Help stop the spread of COVID-19 and follow all current directives from your governor and local health officials about wearing face masks and physical distancing.
A Note About COVID-19 and Visiting Parks Help stop the spread of COVID-19 and follow all current directives from your governor and local health officials about wearing face masks and physical distancing.
With curtains of Spanish moss and bald cypress knees jutting out of tea-colored water, the swamps of First Landing State Park in Virginia Beach seem to come out of another era. In fact, history was made in the dunes, forests, and wetlands lying between the mouth of the Chesapeake Bay and the Atlantic Ocean. In 1607 this was the site of the first landing of English colonists in what is now Virginia, and it continues to draw people today.
First Landing is now the most visited Virginia state park, but the crowds mainly stick to the beaches. Entering its wooded interior is a completely different experience. The wetlands here are not the dark, decaying swamps of stories and movies. Life abounds, with over 600 native species within park boundaries.
The Bald Cypress Nature Trail is a great introduction to this unique place. An easy loop, it comes in at under two miles and takes you into the heart of the swamp. A free interpretive booklet, available at the park’s trail center, highlights history and nature at numbered stops along the path.
I arrive with my wife and son one steamy Sunday morning, right after a late summer downpour left deep puddles across the parking lot. As soon as we hit the trail, it felt like we had entered a tropical rainforest. The steamy air was so thick with humidity that my camera lens instantly fogged up. Shafts of sunlight backlit green leaves in the canopy of live oaks and loblolly pines. Our soundtrack was the warm buzz of cicadas, the drip of rainwater falling from leaves, and the occasional laugh of a woodpecker.
We soon reach the first of several easily-accessible boardwalks that wind between cypress trees growing out of shallow water. This is one of a handful of cypress swamps in Chesapeake country, and a recent story in the Bay Journal details the important role this amazing habitat plays. I felt fortunate to be able to explore for a bit.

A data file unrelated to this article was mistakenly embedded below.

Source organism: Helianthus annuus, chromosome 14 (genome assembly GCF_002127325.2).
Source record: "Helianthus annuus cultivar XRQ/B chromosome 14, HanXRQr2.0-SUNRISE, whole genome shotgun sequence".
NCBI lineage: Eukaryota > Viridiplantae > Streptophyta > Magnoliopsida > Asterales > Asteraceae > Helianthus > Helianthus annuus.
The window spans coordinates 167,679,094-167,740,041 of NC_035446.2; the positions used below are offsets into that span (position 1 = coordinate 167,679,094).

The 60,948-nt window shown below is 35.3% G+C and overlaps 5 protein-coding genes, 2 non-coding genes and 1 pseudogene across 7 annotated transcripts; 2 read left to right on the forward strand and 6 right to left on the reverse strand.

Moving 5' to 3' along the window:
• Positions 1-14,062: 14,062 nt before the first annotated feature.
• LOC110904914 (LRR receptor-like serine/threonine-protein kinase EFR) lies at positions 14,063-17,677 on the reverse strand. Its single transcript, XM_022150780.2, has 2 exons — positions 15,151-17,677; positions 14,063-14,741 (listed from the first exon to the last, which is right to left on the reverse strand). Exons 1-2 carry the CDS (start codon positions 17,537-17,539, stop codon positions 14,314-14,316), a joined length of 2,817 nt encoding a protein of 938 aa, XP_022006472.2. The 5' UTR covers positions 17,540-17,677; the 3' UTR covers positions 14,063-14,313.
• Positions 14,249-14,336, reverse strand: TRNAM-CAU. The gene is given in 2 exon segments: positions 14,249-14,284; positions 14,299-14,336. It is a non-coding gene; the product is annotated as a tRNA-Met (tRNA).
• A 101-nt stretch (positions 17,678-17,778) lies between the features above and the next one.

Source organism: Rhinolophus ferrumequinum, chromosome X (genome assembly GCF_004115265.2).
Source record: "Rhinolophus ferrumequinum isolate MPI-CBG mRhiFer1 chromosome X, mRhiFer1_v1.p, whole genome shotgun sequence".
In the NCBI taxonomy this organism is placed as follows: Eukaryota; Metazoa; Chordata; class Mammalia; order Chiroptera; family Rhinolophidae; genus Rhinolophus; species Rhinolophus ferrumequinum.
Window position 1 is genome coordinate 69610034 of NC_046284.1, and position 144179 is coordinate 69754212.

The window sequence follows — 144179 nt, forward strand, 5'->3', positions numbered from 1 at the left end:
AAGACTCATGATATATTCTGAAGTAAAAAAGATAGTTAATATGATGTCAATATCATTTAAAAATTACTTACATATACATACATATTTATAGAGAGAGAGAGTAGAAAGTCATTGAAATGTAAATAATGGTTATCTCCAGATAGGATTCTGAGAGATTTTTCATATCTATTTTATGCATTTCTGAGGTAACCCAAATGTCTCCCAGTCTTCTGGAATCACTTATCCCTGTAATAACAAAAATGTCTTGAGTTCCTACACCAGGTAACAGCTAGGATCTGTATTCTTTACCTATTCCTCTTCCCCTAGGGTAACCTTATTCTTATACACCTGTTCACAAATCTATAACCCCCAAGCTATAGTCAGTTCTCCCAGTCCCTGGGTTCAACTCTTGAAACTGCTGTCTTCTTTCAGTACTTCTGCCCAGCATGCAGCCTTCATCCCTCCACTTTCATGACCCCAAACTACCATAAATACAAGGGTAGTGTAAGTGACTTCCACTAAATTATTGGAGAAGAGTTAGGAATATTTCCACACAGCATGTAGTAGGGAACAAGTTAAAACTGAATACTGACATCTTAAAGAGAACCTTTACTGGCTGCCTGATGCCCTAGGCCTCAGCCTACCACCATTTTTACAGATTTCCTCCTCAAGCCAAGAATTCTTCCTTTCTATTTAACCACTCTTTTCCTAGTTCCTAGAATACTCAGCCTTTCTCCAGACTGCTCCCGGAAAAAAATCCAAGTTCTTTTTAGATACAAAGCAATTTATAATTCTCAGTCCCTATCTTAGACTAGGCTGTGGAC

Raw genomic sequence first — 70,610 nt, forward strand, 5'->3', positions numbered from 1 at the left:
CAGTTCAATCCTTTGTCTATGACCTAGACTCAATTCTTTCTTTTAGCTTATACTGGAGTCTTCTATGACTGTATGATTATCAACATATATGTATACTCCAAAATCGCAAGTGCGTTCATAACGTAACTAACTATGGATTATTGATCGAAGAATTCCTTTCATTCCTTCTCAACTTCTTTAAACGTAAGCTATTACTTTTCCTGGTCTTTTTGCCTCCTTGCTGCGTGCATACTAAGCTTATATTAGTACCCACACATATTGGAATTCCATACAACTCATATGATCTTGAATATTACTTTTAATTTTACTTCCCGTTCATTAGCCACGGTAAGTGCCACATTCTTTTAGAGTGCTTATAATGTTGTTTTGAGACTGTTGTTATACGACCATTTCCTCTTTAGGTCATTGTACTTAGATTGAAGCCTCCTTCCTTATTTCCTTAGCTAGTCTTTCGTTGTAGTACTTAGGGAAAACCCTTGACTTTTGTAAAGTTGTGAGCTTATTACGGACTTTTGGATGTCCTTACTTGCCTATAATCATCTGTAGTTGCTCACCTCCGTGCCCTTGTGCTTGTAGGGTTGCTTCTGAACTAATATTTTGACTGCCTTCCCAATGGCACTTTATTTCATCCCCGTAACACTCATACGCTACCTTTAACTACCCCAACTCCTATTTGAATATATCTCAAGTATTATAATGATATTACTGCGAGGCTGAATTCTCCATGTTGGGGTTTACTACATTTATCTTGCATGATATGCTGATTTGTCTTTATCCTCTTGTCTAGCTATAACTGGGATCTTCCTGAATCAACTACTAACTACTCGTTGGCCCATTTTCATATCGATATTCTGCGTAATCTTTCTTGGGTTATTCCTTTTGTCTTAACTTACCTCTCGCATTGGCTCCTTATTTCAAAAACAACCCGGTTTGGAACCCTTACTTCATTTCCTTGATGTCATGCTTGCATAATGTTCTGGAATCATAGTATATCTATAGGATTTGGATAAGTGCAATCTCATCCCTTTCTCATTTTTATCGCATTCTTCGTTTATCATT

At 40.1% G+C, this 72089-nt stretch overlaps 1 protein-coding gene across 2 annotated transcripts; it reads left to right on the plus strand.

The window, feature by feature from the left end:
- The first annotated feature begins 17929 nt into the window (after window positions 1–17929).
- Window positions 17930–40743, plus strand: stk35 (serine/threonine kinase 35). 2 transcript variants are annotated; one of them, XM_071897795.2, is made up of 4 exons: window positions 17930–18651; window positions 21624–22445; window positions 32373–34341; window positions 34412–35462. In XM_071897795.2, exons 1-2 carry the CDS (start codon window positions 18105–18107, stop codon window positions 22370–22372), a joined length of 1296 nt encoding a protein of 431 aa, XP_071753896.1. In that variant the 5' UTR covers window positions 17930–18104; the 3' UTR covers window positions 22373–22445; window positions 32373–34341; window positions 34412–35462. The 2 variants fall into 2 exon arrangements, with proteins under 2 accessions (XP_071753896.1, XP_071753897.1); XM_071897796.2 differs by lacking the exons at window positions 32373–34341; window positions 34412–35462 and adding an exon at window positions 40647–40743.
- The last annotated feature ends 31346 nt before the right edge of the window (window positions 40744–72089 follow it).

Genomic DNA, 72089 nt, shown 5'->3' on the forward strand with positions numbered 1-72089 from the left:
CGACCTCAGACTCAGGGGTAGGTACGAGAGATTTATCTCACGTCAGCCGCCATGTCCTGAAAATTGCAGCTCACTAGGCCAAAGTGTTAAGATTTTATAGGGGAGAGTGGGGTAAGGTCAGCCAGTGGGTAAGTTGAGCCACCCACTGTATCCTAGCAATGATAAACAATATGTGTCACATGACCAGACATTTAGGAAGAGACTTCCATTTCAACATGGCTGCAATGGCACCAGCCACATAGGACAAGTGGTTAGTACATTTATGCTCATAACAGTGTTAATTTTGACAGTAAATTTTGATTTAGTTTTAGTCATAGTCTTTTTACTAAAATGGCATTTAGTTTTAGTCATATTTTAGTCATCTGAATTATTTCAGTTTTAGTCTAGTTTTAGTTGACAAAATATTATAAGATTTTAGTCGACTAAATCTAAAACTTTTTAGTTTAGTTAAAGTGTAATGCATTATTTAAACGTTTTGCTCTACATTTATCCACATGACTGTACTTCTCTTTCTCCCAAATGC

The larger trees have flared bases that help stabilize them in the soggy soil. Over time, each tree becomes a miniature island in these blackwater ponds, collecting debris and soil around the base where shrubs and grasses take root. Bright blue dragonflies zip between these tiny forests.
Spanish moss hangs off the cypress like old gray beards. This unusual plant clings to branches, absorbing all the water and nutrients it needs from the air. First Landing is the northernmost place in the world where Spanish moss grows abundantly, and it thrives in the humid environment.
After the boardwalk, the trail turns into a sandy path that gently rolls up and down between pines, oaks, and evergreen shrubs. These relatively dry ridges are the remnants of what were once seaside sand dunes. The wetlands formed as puddles and ponds in the valleys between the dunes. Over the years, plants took root and spread, slowly building up today’s forests and wetlands. At the same time currents and waves built up new beach and dunes.
In past centuries, the swamps were an important source of fresh water for colonists, soldiers, and pirates. Legend has it that Blackbeard hid booty between the cypress trees. Today, it’s just a wonderful place to take in the sheer abundance of nature.
We head down the path, where swallowtail butterflies float by and tiny toads jump out of the way. I watch a leopard frog hunt bugs among the soggy pine needles on the forest floor. A bit further along, a rare spotted turtle lumbers across the trail, its dark shell flecked with bright yellow dots. Nearby, a big old broad-headed skink scurries between some branches.
After the trail crosses several more boardwalks and upland areas, we reach a short pier over a small pond where herons and egrets often hunt frogs, sunfish, and perch. How did fish arrive in these isolated pools, which have no streams flowing into them? Their sticky eggs may have hitchhiked from nearby waterways on the feet of the same wading birds that hunt them, according to a waterside sign.
We return to the trail center, having observed just a small portion of the life that flourishes here. First Landing State Park is one of the best places in Virginia to take in a wide range of coastal habitat, from dunes to maritime forest to marshes and swamps. A leisurely one-hour hike around the Bald Cypress Trail is the perfect way to open your eyes to the beauty of these swamps.